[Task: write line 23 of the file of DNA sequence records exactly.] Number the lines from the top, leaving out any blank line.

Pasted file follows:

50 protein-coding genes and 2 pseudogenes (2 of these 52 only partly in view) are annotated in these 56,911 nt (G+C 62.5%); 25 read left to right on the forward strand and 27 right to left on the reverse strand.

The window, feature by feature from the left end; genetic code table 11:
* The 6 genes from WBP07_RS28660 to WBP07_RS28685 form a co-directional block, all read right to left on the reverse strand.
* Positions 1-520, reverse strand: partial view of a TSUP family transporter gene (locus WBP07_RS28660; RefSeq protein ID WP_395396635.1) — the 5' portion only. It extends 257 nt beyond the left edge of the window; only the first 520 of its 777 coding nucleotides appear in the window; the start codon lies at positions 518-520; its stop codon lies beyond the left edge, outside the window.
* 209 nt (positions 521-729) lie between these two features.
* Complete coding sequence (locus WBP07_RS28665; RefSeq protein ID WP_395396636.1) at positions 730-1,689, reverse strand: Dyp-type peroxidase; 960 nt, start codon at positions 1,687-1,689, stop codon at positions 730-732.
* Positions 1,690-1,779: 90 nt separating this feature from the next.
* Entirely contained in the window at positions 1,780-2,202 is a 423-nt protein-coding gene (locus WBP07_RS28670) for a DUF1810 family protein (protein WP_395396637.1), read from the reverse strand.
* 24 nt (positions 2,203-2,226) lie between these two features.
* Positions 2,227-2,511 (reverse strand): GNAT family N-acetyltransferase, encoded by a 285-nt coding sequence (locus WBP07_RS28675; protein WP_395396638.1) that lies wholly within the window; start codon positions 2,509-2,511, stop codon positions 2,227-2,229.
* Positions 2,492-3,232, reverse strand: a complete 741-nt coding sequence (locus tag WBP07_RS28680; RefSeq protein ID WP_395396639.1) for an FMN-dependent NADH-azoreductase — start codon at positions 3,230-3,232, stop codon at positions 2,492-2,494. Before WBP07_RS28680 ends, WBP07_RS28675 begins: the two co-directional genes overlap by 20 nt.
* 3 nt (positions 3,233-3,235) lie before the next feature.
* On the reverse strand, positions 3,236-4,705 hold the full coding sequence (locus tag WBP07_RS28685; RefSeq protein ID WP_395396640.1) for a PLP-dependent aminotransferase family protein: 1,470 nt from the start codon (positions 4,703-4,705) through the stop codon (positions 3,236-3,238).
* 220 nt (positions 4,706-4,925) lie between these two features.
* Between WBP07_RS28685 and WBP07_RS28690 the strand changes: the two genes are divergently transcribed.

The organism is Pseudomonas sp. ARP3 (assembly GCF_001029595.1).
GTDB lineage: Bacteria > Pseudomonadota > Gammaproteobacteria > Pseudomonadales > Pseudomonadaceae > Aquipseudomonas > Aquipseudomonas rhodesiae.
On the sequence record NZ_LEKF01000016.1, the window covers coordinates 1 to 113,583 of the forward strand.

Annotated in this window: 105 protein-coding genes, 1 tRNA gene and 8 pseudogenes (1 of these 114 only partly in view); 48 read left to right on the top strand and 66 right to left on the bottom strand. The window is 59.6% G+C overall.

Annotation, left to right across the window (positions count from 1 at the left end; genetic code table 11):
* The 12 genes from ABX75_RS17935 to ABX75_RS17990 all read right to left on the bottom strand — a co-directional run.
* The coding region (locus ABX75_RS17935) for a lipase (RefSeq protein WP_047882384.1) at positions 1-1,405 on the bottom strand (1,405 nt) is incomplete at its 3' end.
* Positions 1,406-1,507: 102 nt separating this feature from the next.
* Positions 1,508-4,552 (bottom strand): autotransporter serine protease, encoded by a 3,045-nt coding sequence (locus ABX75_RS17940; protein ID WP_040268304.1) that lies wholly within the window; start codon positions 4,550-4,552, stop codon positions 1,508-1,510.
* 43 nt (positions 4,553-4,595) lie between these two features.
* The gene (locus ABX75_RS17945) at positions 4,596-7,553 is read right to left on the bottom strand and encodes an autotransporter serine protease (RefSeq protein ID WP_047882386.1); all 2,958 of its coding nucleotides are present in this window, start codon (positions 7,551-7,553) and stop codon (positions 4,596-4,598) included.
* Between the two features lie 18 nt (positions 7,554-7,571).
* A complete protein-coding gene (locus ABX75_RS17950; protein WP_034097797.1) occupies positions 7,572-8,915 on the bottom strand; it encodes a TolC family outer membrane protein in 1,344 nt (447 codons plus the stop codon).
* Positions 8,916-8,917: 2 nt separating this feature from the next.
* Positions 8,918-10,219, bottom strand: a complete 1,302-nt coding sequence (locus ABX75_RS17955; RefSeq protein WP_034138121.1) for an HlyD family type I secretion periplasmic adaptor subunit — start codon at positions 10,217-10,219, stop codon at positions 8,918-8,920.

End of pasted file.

* Positions 1,406-1,507: 102 nt separating this feature from the next.